In class, we have discussed density as being "how much matter (stuff) something has in a given (specific) volume.

We have also used the formula for calculating density. This formula can be written several ways but they all mean the same thing:


Density is equal to Mass divided by Volume.


or


Density = Mass ÷ Volume


or


d = m / v

Units used in Density.

We measure mass in units like grams (g) and kilograms (kg).

We measure volume in in units like milliliters (ml) and cubic centimeters (cm³).
One milliliter (1ml) is equal to one cubic centimeter (1cm³). Written another way, 1 ml = 1 cm³.

We write the unit for density as grams per milliliter (g/ml) or grams per cubic centimeter (g/cm³).


Here's an example of using the above information:

Tanya needs to find the density of a brick.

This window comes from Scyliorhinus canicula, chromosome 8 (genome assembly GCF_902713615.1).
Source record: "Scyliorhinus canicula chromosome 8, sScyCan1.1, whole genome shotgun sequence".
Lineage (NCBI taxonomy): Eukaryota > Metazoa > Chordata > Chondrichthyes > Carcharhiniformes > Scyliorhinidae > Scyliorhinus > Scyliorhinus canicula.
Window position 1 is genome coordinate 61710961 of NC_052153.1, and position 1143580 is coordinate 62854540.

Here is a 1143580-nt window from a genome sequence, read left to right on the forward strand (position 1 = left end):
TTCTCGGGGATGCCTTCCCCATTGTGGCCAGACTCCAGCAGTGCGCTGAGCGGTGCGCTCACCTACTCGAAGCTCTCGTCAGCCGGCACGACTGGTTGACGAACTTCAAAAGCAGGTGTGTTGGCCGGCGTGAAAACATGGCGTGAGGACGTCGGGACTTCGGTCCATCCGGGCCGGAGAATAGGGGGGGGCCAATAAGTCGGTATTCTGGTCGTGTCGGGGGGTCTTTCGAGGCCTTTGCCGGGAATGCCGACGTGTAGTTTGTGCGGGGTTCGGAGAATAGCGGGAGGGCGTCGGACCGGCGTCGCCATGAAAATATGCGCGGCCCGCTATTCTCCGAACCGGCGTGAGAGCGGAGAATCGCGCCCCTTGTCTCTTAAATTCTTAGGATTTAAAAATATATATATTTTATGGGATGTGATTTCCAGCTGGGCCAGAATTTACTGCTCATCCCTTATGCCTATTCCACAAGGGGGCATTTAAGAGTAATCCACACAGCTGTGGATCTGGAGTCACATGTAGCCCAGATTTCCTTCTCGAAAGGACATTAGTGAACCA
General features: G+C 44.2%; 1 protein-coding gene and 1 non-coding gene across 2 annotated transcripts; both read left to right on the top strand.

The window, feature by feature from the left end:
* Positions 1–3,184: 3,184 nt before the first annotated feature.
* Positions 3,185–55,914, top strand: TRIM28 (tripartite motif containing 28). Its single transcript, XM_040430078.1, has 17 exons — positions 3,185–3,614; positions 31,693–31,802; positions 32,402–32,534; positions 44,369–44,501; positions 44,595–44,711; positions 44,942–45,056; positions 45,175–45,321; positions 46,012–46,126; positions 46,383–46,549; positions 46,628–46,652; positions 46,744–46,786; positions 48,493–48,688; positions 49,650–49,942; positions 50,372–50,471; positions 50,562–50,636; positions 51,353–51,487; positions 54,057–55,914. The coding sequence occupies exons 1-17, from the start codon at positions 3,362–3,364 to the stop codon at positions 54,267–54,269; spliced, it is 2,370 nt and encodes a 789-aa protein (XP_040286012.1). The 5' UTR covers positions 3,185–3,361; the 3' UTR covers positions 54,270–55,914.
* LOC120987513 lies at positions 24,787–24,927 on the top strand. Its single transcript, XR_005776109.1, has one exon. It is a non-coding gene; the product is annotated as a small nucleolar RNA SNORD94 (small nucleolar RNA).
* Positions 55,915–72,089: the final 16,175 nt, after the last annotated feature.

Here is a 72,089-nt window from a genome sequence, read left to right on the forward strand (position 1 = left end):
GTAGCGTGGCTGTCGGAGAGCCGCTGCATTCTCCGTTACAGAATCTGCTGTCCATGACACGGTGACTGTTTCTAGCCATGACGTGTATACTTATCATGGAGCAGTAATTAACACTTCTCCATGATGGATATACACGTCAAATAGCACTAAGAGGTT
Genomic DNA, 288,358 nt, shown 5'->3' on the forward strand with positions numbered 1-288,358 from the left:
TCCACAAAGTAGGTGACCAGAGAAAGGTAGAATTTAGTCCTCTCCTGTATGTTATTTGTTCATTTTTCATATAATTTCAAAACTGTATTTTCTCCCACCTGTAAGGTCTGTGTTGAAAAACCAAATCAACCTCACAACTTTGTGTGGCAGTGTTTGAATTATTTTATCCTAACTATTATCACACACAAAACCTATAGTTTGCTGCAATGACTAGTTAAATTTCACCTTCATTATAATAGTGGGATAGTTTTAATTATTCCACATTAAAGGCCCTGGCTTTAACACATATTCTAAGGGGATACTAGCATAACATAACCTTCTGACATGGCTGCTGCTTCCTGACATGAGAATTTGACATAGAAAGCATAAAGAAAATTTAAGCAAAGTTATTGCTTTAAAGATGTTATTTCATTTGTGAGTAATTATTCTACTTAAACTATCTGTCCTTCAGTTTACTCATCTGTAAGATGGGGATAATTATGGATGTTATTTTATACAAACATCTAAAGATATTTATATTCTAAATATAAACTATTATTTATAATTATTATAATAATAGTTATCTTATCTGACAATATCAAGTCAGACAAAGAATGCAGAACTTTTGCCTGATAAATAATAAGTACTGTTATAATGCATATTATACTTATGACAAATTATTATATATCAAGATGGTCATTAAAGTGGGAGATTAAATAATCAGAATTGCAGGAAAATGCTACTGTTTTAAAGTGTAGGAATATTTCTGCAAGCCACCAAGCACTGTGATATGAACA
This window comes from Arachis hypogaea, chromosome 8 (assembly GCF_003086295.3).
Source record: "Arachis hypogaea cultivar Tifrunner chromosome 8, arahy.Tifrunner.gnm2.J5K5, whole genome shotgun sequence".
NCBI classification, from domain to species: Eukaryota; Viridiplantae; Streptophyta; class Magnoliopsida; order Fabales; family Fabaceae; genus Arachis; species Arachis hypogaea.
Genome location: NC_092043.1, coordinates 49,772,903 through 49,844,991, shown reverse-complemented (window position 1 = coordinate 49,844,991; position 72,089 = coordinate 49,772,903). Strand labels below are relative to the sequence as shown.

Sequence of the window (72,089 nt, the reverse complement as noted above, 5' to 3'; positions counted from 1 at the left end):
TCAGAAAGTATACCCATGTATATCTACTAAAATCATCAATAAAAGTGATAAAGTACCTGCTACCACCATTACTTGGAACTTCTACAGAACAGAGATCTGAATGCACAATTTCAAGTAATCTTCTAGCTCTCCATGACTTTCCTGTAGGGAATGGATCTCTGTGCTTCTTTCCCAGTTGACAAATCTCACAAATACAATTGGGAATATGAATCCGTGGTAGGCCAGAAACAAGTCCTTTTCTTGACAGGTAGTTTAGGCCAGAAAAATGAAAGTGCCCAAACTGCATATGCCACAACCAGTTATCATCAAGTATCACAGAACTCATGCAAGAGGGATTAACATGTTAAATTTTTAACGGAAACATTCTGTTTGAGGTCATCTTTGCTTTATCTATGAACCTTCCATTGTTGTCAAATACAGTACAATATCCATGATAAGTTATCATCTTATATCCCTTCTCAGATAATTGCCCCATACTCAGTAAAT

• First, Tanya measures the mass of a brick. She finds that the brick's mass is equal to 32 grams.


  • Next she wants to know its volume. She measures the brick's length, width and height. She finds that the brick's dimensions are 4 cm x 2 cm x 2 cm. By multiplying the measurements she finds the volume to be 16 cm³.


  • Tanya then uses the density formula to calculate the brick's density.
  • d = m / v ----->
  • d = 32 g / 16 cm³ -----> 2 g / cm³
  • The density of Tanya's brick is 2 grams per cubic centimeter (2 g/cm³). We can also write this as 2 grams per milliliter (2 g/ml).